FCA publishes speech on the Consumer Duty
The speech includes, amongst other things, examples of questions that the Duty Champion and Chair should be asking internally, as these are the types of questions the FCA will be asking firms as part of its supervisory work.
In addition, Mr. Mills provides some information over the FCA’s supervisory approach after 31 July 2023: the FCA plans to act ‘swiftly and assertively’ where it finds evidence of harm or risk of harm to consumers, as this will be the focus of its supervisory and enforcement approach.
Mr. Mills also talks about the FCA’s findings from its review of firms’ fair value frameworks, which have been published by the FCA on the same day and are summarised below.
Consumer Duty: Findings from the FCA’s review of fair value frameworks
On 10 May 2023, the FCA published its findings from its review of firms’ fair value frameworks. Under the Consumer Duty, which comes into force on 31 July 2023, firms must undertake fair value assessments as a way of demonstrating if the price a consumer pays for a product or service is reasonable compared to the overall benefits they can expect to receive. The FCA reviewed fourteen firms’ fair value assessment frameworks and shared their observations from this review including good practice and areas for improvement against the following five criteria:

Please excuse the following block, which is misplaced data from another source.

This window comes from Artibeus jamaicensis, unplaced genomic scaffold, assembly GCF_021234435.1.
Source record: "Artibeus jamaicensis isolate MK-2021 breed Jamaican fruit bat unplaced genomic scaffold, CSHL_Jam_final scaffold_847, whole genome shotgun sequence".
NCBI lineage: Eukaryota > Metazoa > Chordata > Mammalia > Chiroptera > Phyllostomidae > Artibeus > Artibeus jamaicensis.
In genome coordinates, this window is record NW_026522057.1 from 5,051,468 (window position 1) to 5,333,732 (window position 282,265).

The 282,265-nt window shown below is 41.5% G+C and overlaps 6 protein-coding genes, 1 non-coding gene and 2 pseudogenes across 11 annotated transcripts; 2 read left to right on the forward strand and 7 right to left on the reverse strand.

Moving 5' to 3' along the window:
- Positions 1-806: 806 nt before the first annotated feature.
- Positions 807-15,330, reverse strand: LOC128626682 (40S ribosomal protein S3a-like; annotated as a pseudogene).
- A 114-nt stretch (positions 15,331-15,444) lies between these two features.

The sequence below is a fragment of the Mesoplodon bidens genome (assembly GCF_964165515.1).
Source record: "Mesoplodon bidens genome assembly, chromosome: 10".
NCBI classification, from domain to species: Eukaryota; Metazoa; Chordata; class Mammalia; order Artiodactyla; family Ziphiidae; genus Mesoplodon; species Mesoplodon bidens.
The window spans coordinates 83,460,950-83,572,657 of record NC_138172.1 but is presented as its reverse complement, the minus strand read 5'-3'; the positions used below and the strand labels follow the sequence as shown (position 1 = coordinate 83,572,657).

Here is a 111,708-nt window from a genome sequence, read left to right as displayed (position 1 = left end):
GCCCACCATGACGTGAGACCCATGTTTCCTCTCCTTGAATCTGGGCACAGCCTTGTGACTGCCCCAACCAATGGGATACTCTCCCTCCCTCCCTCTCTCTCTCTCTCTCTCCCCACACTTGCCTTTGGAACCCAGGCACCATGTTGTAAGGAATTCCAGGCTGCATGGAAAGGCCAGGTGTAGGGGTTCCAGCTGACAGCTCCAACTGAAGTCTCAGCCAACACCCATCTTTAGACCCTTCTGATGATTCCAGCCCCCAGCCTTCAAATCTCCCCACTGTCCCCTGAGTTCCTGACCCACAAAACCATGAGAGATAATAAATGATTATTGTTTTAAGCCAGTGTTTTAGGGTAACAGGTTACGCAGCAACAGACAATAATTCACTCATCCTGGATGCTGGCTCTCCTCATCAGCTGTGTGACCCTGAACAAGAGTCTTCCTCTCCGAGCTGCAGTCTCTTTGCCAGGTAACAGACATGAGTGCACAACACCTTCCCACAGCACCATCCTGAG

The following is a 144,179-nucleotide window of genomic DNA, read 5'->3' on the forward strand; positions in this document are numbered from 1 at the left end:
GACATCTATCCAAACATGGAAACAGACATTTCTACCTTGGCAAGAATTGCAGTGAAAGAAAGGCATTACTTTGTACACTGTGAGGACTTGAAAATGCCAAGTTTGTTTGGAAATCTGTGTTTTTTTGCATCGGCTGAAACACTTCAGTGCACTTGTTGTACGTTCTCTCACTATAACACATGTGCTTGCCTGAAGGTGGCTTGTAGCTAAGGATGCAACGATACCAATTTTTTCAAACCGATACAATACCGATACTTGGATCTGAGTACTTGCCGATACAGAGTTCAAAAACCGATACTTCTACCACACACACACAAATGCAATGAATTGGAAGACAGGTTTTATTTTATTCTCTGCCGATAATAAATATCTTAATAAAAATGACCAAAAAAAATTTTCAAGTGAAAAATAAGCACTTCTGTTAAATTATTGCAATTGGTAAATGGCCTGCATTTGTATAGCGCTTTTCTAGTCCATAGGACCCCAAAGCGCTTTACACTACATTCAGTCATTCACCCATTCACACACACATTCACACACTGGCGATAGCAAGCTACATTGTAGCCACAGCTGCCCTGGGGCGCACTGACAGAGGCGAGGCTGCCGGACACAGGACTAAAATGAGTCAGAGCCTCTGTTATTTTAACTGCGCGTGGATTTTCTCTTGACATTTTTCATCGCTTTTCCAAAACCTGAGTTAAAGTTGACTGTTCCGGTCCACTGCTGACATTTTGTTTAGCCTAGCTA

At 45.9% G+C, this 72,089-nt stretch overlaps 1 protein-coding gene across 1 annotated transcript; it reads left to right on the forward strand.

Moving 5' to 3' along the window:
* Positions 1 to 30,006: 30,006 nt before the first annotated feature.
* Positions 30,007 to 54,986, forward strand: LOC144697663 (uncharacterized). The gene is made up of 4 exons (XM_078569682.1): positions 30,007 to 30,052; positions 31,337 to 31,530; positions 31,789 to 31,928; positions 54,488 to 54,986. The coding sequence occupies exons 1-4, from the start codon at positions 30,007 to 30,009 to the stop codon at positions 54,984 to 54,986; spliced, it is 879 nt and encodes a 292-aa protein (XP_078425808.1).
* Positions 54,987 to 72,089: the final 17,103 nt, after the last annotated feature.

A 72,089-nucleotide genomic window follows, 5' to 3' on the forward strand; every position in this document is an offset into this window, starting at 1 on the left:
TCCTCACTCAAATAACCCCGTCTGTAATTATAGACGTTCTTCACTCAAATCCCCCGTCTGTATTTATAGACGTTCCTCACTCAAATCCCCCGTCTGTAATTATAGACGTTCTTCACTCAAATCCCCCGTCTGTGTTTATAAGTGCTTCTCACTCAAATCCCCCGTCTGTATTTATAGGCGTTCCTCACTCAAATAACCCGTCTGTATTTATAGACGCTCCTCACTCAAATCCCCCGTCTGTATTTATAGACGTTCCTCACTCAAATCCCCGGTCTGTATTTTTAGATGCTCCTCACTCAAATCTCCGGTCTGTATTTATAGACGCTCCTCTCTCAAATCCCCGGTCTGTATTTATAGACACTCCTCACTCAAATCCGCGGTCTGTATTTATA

- Understanding of fair value rules – how clearly the fair value assessment defines fair value and how it applies to their products.
- Assessing value – how costs and benefits to consumers, including non-financial costs and benefits, have been considered.
- Considering contextual factors – how the firm has considered broader contextual factors relevant to value.
- Assessing differential outcomes – approaches to assessing the range of consumer outcomes such as differential pricing, and outcomes for vulnerable consumers.
- Data and governance – the approach to measuring and monitoring fair value using data, and how a firm’s governance arrangements operate.
Four key areas for further consideration by firms
The FCA also identified four key areas for further consideration by firms:
- Collecting and monitoring evidence that demonstrates that products and services represent fair value.
- Clear oversight and accountability of the necessary remedial actions if they do not provide fair value.
- Where relevant, ensuring sufficient analysis of the distribution of outcomes across groups of consumers in the target market, beyond broad averages, to demonstrate how each group receives fair value.
- Summarising and presenting fair value assessments in a way that enables decision-makers to robustly discuss whether the product or service represents fair value, such as by being clear on any limitations in the analysis or evidence.
Our UK/EU Compliance Solutions team supports clients in the implementation of the FCA’s Consumer Duty. To understand how we can help, please contact us.